Harvest in Bordeaux is normally a time of celebration—the pinnacle of a growing season of hard work. Everyone on the château team joins harvesters and out-of-town guests in the vineyard to pick, often stopping for a lunch of good food and wine.
This year was not quite the same. "[We had an almost] military organization to protect everyone," explained Veronique Dausse, general manager at Château Phélan Ségur. "Liters of gel hydroalcoolique [aka hand sanitizer]. Masks compulsory for everybody inside and outside. Disinfection of baskets and scissors several times a day. Everything took more time."
Despite the challenge of a resurgence of COVID-19 cases in France, Bordeaux has brought in its 2020 harvest. Leading vintners report the wines are promising, delivering a high note at the end of a chaotic growing season.
Both the growing season and the harvest, and now the vinification, have unfolded against the backdrop of the pandemic, with authorities imposing frequently changing restrictions as infection rates ebb and surge. In the Bordeaux region, hand gel and face masks are ubiquitous, and the wine trade has quickly adapted.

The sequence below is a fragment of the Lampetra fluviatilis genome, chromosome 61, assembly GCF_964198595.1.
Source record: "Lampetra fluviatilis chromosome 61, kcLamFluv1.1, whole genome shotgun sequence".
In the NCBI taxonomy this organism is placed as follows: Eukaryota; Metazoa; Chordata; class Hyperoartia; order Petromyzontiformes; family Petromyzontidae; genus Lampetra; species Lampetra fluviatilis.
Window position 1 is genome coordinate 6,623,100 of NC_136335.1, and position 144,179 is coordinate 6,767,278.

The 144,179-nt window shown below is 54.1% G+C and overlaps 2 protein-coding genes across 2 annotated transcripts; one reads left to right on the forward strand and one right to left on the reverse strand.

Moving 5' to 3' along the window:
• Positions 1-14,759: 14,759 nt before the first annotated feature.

Damien Barton Sartorious, whose family owns châteaus Léoville Barton and Langoa Barton in St.-Julien, reports that when the pandemic started, social distancing rules were implemented for vineyard work, with one person per plot. When a task brought people closer, they donned face shields.
At Château Giscours in Margaux, the management quickly realized that the estate could help the winery team isolate and stay safe. With its forests, lake, stables, cow pastures and vegetable gardens, the property was its own rural hamlet. Twenty families live on the estate.
"We had never felt this village feeling of what Giscours is," reflected general manager Alexander van Beek. "To live during a confined moment, together, with the vegetables from the garden, the meat that comes from our cattle, it's a dimension that sometimes we forget in this very fast-living world. You forget to see what is in front of you."